Only on the last day of the trip, when we visit the city of Tulum, do we begin to see some interaction between the history that has been packaged for tourist consumption and the people for whom that history is heritage. In a way, it's fitting: Tulum was built when the ancient Maya, who generally kept to themselves in the highlands, decided to improve their trade with civilizations around the Caribbean by building a coastal port city. Of course, it bears little resemblance to Costa Maya and other tourist-friendly cruise ports, which reach docks far into the water to welcome incoming ships. Tulum, which means "walls," is essentially a fortress built upon an ocean cliff.
In its heyday, the city was as inhospitable to the Maya masses as it was to invaders. Our guide explains that the main plazas through which we walk, weaving among other tour groups on the way, housed only the nobles and priests of the area. The peasantry lived in villages, as their descendants do now; they went about their business mostly unaware of the triumphant discoveries of the learned few. (Even before Diego de Landa, most Maya were illiterate, though the same was true of their contemporaries in Spain.) Only once in a while, when the priests stood at a particular point on the hilltop, did the lives of the Maya outside Tulum and the Maya within it overlap.
Lacking Maya priests, the only benefit we reap from Tulum’s acoustic magic was the ability to eavesdrop surreptitiously on other tours after our own is over. The city swarms with tourists—not just American cruise-ship tourists but European and Asian tourists as well. And for the first time all week, we hear one guide, who plays an ocarina between stops, speaking in Spanish to a group that appears to be from elsewhere in Mexico. They may not be of Maya descent, of course; but even if it is not their own heritage strictly speaking to which thy are bearing witness, it is a national history which is being written backwards as more of pre-Colombian America is uncovered. (On Sundays Tulum is open to Mexican citizens for free, making it if anything more egalitarian than it was under the Maya, at least for those who live relatively close to the site.)
Like any other tourist attraction, of course, the site is surrounded by a thick shell of shops and restaurants. Here at least some of the stores are operated by the National Institute of Anthropology and History, with profits going to maintenance and research. I order a charm that purports to spell my name in the “Mayan alphabet;” there are no phonetic letters in Maya, and the system they use instead to make the charms is based on Diego de Landa’s own attempt to decode the writing system he did so much to destroy. As an object, it is hopelessly inauthentic, but its history explains more about the Maya “disappearance” than the onboard lecture. Some of its cost will go to the Maya craftsman who makes it as we tour the ruins his ancestors built; the rest will go to uncovering more of what remains partially buried, and sharing it with tourist and Maya alike.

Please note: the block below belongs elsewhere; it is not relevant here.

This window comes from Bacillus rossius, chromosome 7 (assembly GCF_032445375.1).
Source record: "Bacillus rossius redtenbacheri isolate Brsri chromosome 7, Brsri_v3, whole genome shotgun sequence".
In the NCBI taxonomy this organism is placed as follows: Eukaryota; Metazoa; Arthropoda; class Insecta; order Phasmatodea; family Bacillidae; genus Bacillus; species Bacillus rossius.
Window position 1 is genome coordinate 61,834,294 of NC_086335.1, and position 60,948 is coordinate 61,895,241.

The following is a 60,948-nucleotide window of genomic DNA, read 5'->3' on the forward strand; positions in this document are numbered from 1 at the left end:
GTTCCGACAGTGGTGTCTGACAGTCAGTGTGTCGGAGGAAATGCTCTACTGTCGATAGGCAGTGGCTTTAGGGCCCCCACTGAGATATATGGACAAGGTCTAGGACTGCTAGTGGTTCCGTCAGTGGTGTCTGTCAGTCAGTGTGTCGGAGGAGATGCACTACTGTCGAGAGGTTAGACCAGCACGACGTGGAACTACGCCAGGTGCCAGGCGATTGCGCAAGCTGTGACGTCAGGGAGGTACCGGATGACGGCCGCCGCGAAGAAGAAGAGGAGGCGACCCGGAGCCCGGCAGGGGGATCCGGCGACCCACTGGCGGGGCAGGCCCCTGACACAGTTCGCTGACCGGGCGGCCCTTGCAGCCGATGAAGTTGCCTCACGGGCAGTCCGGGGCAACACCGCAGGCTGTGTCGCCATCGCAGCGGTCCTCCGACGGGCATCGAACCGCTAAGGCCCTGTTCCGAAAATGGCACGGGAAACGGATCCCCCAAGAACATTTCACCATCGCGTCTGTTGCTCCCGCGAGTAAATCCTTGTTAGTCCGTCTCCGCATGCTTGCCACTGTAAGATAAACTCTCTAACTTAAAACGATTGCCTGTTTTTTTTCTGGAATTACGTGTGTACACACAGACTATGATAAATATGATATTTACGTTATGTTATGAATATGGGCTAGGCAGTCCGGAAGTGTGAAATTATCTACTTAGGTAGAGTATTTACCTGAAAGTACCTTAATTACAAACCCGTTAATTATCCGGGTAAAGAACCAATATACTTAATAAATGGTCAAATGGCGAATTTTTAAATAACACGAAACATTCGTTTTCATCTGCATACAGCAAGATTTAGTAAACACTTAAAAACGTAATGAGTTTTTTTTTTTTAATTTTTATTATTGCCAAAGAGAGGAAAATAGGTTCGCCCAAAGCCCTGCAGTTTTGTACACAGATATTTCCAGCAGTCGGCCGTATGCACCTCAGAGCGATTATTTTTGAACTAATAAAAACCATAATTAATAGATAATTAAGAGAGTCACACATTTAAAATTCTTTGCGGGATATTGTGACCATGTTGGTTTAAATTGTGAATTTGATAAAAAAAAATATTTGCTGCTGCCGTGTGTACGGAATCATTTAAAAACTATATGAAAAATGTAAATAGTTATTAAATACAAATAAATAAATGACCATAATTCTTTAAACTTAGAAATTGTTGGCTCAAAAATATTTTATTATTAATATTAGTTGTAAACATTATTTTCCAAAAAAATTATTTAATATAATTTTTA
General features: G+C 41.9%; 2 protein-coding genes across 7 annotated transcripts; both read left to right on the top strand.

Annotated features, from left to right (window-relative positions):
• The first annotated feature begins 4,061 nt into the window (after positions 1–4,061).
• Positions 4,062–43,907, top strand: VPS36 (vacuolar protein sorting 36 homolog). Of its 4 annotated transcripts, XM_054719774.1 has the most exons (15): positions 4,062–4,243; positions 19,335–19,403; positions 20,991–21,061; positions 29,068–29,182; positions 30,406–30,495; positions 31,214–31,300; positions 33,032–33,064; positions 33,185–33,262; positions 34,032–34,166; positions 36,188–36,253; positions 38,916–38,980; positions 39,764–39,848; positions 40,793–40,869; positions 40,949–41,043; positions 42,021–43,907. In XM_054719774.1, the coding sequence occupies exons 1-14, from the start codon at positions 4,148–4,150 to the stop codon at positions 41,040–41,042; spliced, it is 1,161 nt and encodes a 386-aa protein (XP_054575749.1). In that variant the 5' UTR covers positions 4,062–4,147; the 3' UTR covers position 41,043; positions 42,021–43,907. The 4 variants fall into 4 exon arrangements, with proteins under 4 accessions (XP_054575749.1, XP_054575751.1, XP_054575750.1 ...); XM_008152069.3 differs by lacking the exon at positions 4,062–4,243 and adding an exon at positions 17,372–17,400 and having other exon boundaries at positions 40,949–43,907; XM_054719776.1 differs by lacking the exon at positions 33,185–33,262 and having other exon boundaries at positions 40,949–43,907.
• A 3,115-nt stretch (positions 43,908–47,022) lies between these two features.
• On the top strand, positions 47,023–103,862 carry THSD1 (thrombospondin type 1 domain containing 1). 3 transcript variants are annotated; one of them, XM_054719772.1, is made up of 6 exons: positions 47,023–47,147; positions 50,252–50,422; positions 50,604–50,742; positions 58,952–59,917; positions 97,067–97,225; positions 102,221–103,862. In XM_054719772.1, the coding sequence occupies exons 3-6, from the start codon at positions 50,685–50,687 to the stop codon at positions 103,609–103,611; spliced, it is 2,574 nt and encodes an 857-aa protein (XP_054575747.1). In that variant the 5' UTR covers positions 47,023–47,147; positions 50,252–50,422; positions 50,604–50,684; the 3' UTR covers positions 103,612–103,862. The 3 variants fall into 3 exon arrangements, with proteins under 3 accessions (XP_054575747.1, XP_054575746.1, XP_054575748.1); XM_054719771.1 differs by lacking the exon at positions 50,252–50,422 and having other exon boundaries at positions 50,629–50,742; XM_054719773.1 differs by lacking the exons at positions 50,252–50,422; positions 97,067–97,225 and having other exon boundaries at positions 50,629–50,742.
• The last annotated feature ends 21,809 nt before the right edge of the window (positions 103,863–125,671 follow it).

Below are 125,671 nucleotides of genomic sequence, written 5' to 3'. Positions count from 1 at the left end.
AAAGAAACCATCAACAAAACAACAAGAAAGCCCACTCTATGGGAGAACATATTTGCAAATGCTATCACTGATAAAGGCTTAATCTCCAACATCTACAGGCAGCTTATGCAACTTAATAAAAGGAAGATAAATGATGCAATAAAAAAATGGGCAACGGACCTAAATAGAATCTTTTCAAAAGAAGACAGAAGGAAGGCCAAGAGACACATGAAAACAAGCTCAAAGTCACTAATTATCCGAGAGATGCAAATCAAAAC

There are two signs along the walkway to the entrance to Tulum: one from the Mexican government, declaring in Spanish that, “This is our national heritage,” and another with a passage in English, Spanish and transliterated Yucatec Maya that closes with “Take care of this heritage –it’s yours!” Both are right. Global tourism has laid claim to the Riviera Maya, for better or for worse. I won’t feel “connected” to the Maya by wearing my pendant, and I don’t understand much of who they were or are after a week on the coast that bears their name. But the best we can do for the living Maya, sealed off from both their past and the “developing” enclaves of the future, is spend a little money on a pendant with a fake description to fund the decoding of a real one.
Dara Lind is a critic and blogs at The American Scene.
Illustrations by Kyungduk Kim.